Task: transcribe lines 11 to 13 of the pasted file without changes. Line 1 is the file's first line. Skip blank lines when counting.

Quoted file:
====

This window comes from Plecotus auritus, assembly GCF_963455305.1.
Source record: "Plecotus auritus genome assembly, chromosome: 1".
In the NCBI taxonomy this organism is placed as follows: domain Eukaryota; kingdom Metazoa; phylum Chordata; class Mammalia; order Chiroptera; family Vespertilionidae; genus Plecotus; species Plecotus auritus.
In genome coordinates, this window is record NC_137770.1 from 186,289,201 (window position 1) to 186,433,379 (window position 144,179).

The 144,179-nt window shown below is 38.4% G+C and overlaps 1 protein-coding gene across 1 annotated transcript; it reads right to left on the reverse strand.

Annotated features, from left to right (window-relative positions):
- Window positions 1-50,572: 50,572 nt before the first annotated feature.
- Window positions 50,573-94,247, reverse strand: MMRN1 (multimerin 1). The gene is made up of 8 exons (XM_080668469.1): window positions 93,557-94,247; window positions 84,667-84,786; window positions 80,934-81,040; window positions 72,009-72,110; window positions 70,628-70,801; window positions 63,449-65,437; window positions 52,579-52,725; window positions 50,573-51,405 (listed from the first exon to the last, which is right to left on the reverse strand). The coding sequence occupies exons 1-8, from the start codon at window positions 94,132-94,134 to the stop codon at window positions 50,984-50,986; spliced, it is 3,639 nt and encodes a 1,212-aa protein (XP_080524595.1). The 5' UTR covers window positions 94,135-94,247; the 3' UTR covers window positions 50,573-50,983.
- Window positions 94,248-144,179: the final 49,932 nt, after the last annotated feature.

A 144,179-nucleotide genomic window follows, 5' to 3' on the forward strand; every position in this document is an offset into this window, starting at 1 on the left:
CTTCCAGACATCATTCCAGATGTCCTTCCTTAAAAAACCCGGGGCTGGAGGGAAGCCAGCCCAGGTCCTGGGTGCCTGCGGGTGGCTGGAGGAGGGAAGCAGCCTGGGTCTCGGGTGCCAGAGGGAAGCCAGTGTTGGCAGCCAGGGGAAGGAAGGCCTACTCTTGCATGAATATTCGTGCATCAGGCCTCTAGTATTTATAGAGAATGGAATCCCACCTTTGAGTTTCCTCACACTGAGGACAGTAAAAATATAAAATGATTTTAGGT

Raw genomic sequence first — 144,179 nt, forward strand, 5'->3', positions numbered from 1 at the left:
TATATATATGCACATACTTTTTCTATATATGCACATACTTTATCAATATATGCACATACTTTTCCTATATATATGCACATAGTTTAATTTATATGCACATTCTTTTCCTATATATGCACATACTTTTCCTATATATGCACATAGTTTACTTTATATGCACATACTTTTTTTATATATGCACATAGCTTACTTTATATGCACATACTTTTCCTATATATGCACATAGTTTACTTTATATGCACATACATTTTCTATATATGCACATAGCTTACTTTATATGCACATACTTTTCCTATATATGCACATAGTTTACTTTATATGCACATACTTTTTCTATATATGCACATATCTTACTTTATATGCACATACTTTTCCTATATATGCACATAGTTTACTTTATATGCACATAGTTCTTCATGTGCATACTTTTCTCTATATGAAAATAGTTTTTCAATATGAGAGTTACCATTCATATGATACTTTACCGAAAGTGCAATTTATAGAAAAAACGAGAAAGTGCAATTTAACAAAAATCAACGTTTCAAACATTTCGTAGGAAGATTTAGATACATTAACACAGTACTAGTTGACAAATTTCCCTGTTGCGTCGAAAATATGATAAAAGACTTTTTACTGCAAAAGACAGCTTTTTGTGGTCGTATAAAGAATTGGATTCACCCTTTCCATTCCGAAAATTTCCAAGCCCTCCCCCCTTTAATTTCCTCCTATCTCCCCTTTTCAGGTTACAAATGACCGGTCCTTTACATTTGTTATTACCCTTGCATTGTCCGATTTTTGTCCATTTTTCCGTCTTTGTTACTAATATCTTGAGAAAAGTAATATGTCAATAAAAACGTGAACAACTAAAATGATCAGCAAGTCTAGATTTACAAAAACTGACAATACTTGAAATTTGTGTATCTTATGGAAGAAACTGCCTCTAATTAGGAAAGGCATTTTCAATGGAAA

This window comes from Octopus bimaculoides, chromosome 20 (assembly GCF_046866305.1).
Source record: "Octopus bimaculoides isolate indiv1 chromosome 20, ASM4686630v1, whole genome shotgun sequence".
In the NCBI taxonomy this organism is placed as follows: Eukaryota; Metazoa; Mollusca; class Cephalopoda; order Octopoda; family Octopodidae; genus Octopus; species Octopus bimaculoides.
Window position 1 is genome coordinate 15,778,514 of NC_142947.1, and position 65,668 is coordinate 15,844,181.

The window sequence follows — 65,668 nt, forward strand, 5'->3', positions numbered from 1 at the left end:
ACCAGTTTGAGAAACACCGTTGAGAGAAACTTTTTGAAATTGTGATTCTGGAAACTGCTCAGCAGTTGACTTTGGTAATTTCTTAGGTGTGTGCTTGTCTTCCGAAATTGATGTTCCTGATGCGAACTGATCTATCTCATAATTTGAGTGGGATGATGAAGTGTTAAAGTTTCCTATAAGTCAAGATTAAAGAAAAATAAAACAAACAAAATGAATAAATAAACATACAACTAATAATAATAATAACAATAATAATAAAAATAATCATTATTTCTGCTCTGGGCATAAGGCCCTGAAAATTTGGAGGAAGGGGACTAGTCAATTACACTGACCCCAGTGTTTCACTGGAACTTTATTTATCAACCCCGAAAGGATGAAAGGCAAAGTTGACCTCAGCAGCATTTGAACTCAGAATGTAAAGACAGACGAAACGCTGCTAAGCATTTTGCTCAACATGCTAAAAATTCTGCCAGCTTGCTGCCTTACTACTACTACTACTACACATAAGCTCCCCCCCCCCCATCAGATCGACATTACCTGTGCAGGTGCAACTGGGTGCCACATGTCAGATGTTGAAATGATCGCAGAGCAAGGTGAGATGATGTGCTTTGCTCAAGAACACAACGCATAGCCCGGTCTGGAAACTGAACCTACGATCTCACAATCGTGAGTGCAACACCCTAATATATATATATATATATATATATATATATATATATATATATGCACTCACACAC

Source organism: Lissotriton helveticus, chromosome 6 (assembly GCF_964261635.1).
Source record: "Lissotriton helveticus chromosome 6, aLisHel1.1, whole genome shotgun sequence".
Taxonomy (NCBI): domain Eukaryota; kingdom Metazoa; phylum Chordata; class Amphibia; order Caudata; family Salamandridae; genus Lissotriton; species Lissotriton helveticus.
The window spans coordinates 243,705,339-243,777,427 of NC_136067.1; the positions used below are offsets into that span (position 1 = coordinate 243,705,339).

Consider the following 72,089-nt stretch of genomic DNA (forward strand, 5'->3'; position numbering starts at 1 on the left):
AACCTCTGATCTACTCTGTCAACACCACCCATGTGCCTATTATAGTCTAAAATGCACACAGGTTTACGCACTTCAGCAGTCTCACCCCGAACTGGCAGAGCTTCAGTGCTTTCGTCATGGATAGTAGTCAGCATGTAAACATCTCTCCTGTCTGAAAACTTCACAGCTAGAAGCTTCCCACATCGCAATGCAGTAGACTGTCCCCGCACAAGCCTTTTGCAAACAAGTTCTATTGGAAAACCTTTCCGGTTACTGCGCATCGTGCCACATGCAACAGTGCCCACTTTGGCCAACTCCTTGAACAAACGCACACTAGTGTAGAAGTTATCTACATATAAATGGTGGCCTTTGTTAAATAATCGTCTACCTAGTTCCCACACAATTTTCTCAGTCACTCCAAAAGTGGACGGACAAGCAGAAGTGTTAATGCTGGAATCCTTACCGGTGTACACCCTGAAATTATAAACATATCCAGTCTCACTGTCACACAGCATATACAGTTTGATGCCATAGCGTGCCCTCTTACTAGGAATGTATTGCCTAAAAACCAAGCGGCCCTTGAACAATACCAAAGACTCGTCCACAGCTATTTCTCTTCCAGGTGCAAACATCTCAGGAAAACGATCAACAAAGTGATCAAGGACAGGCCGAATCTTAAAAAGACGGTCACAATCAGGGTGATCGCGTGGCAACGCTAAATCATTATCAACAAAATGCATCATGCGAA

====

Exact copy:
CTTCCAGACATCATTCCAGATGTCCTTCCTTAAAAAACCCGGGGCTGGAGGGAAGCCAGCCCAGGTCCTGGGTGCCTGCGGGTGGCTGGAGGAGGGAAGCAGCCTGGGTCTCGGGTGCCAGAGGGAAGCCAGTGTTGGCAGCCAGGGGAAGGAAGGCCTACTCTTGCATGAATATTCGTGCATCAGGCCTCTAGTATTTATAGAGAATGGAATCCCACCTTTGAGTTTCCTCACACTGAGGACAGTAAAAATATAAAATGATTTTAGGT

Raw genomic sequence first — 144,179 nt, forward strand, 5'->3', positions numbered from 1 at the left:
TATATATATGCACATACTTTTTCTATATATGCACATACTTTATCAATATATGCACATACTTTTCCTATATATATGCACATAGTTTAATTTATATGCACATTCTTTTCCTATATATGCACATACTTTTCCTATATATGCACATAGTTTACTTTATATGCACATACTTTTTTTATATATGCACATAGCTTACTTTATATGCACATACTTTTCCTATATATGCACATAGTTTACTTTATATGCACATACATTTTCTATATATGCACATAGCTTACTTTATATGCACATACTTTTCCTATATATGCACATAGTTTACTTTATATGCACATACTTTTTCTATATATGCACATATCTTACTTTATATGCACATACTTTTCCTATATATGCACATAGTTTACTTTATATGCACATAGTTCTTCATGTGCATACTTTTCTCTATATGAAAATAGTTTTTCAATATGAGAGTTACCATTCATATGATACTTTACCGAAAGTGCAATTTATAGAAAAAACGAGAAAGTGCAATTTAACAAAAATCAACGTTTCAAACATTTCGTAGGAAGATTTAGATACATTAACACAGTACTAGTTGACAAATTTCCCTGTTGCGTCGAAAATATGATAAAAGACTTTTTACTGCAAAAGACAGCTTTTTGTGGTCGTATAAAGAATTGGATTCACCCTTTCCATTCCGAAAATTTCCAAGCCCTCCCCCCTTTAATTTCCTCCTATCTCCCCTTTTCAGGTTACAAATGACCGGTCCTTTACATTTGTTATTACCCTTGCATTGTCCGATTTTTGTCCATTTTTCCGTCTTTGTTACTAATATCTTGAGAAAAGTAATATGTCAATAAAAACGTGAACAACTAAAATGATCAGCAAGTCTAGATTTACAAAAACTGACAATACTTGAAATTTGTGTATCTTATGGAAGAAACTGCCTCTAATTAGGAAAGGCATTTTCAATGGAAA